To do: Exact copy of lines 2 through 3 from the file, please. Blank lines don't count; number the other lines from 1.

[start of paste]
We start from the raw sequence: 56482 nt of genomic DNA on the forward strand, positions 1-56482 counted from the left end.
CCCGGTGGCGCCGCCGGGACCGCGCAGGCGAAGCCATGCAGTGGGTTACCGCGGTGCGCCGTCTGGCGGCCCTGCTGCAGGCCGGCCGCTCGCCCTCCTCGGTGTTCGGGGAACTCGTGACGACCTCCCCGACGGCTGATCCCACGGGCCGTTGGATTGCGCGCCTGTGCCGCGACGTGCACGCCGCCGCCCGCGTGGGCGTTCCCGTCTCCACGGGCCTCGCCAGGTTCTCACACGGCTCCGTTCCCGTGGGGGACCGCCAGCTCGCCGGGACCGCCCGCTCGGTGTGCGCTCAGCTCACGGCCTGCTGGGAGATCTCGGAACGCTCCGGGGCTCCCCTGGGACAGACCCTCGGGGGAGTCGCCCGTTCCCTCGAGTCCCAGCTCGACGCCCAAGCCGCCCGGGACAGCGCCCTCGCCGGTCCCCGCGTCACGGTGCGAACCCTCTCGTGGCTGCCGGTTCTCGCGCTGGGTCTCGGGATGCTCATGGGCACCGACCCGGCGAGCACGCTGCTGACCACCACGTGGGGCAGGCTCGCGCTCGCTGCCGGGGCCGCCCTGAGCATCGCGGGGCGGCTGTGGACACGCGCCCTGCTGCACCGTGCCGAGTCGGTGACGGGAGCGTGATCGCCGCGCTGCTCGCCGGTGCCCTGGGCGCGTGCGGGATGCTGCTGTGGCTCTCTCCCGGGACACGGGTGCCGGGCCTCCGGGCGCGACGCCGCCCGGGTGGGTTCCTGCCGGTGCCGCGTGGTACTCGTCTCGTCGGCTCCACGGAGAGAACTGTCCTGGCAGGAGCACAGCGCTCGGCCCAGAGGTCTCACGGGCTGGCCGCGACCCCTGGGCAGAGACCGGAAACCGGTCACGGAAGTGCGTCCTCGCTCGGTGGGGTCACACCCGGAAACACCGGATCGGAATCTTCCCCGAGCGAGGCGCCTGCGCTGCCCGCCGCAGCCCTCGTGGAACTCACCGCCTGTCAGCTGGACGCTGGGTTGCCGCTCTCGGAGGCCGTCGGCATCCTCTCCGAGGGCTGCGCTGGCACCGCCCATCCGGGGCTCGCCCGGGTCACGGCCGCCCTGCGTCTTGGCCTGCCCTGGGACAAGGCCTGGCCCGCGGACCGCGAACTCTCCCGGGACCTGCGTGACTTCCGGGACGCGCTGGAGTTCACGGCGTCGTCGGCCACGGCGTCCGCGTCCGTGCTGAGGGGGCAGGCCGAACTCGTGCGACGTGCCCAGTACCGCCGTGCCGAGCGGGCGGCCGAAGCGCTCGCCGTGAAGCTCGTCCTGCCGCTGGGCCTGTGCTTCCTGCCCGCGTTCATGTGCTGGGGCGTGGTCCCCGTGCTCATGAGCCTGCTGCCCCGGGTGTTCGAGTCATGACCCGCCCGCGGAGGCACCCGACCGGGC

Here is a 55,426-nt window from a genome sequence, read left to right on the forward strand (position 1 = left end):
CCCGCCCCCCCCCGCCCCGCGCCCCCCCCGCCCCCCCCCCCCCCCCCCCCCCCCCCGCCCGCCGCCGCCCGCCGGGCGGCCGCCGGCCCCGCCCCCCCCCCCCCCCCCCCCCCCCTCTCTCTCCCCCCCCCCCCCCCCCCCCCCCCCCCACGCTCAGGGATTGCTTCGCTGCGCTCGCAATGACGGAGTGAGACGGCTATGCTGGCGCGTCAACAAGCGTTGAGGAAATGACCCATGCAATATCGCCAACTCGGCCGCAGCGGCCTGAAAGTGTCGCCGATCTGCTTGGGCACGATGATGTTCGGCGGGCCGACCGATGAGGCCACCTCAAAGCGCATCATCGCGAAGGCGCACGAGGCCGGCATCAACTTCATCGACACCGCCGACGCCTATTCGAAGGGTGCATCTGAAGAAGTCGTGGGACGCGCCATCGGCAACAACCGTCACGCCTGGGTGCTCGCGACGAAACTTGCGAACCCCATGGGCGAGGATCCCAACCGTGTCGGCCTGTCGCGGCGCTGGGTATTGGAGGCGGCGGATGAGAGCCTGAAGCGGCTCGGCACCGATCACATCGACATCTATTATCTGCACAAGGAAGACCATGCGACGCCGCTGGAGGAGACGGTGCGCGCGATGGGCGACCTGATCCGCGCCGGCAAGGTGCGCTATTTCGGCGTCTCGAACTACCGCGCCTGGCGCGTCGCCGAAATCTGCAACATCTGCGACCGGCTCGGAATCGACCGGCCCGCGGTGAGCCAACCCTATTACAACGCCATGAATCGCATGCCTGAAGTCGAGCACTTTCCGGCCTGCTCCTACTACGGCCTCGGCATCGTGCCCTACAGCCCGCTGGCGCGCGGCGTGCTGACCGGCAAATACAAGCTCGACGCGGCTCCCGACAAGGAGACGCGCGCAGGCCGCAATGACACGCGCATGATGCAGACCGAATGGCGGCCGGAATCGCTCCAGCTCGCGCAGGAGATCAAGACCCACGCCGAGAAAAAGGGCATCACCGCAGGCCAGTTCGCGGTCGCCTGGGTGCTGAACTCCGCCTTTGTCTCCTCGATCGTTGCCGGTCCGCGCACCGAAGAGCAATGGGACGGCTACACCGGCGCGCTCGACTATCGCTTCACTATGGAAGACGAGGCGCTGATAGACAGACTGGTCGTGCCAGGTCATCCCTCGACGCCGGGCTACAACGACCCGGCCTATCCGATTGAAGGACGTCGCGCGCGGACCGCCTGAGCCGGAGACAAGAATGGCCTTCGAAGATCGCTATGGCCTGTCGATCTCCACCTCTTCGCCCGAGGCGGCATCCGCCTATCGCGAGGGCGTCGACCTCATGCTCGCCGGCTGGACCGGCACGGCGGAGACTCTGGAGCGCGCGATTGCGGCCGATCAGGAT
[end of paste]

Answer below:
CCCGGTGGCGCCGCCGGGACCGCGCAGGCGAAGCCATGCAGTGGGTTACCGCGGTGCGCCGTCTGGCGGCCCTGCTGCAGGCCGGCCGCTCGCCCTCCTCGGTGTTCGGGGAACTCGTGACGACCTCCCCGACGGCTGATCCCACGGGCCGTTGGATTGCGCGCCTGTGCCGCGACGTGCACGCCGCCGCCCGCGTGGGCGTTCCCGTCTCCACGGGCCTCGCCAGGTTCTCACACGGCTCCGTTCCCGTGGGGGACCGCCAGCTCGCCGGGACCGCCCGCTCGGTGTGCGCTCAGCTCACGGCCTGCTGGGAGATCTCGGAACGCTCCGGGGCTCCCCTGGGACAGACCCTCGGGGGAGTCGCCCGTTCCCTCGAGTCCCAGCTCGACGCCCAAGCCGCCCGGGACAGCGCCCTCGCCGGTCCCCGCGTCACGGTGCGAACCCTCTCGTGGCTGCCGGTTCTCGCGCTGGGTCTCGGGATGCTCATGGGCACCGACCCGGCGAGCACGCTGCTGACCACCACGTGGGGCAGGCTCGCGCTCGCTGCCGGGGCCGCCCTGAGCATCGCGGGGCGGCTGTGGACACGCGCCCTGCTGCACCGTGCCGAGTCGGTGACGGGAGCGTGATCGCCGCGCTGCTCGCCGGTGCCCTGGGCGCGTGCGGGATGCTGCTGTGGCTCTCTCCCGGGACACGGGTGCCGGGCCTCCGGGCGCGACGCCGCCCGGGTGGGTTCCTGCCGGTGCCGCGTGGTACTCGTCTCGTCGGCTCCACGGAGAGAACTGTCCTGGCAGGAGCACAGCGCTCGGCCCAGAGGTCTCACGGGCTGGCCGCGACCCCTGGGCAGAGACCGGAAACCGGTCACGGAAGTGCGTCCTCGCTCGGTGGGGTCACACCCGGAAACACCGGATCGGAATCTTCCCCGAGCGAGGCGCCTGCGCTGCCCGCCGCAGCCCTCGTGGAACTCACCGCCTGTCAGCTGGACGCTGGGTTGCCGCTCTCGGAGGCCGTCGGCATCCTCTCCGAGGGCTGCGCTGGCACCGCCCATCCGGGGCTCGCCCGGGTCACGGCCGCCCTGCGTCTTGGCCTGCCCTGGGACAAGGCCTGGCCCGCGGACCGCGAACTCTCCCGGGACCTGCGTGACTTCCGGGACGCGCTGGAGTTCACGGCGTCGTCGGCCACGGCGTCCGCGTCCGTGCTGAGGGGGCAGGCCGAACTCGTGCGACGTGCCCAGTACCGCCGTGCCGAGCGGGCGGCCGAAGCGCTCGCCGTGAAGCTCGTCCTGCCGCTGGGCCTGTGCTTCCTGCCCGCGTTCATGTGCTGGGGCGTGGTCCCCGTGCTCATGAGCCTGCTGCCCCGGGTGTTCGAGTCATGACCCGCCCGCGGAGGCACCCGACCGGGC

Here is a 55,426-nt window from a genome sequence, read left to right on the forward strand (position 1 = left end):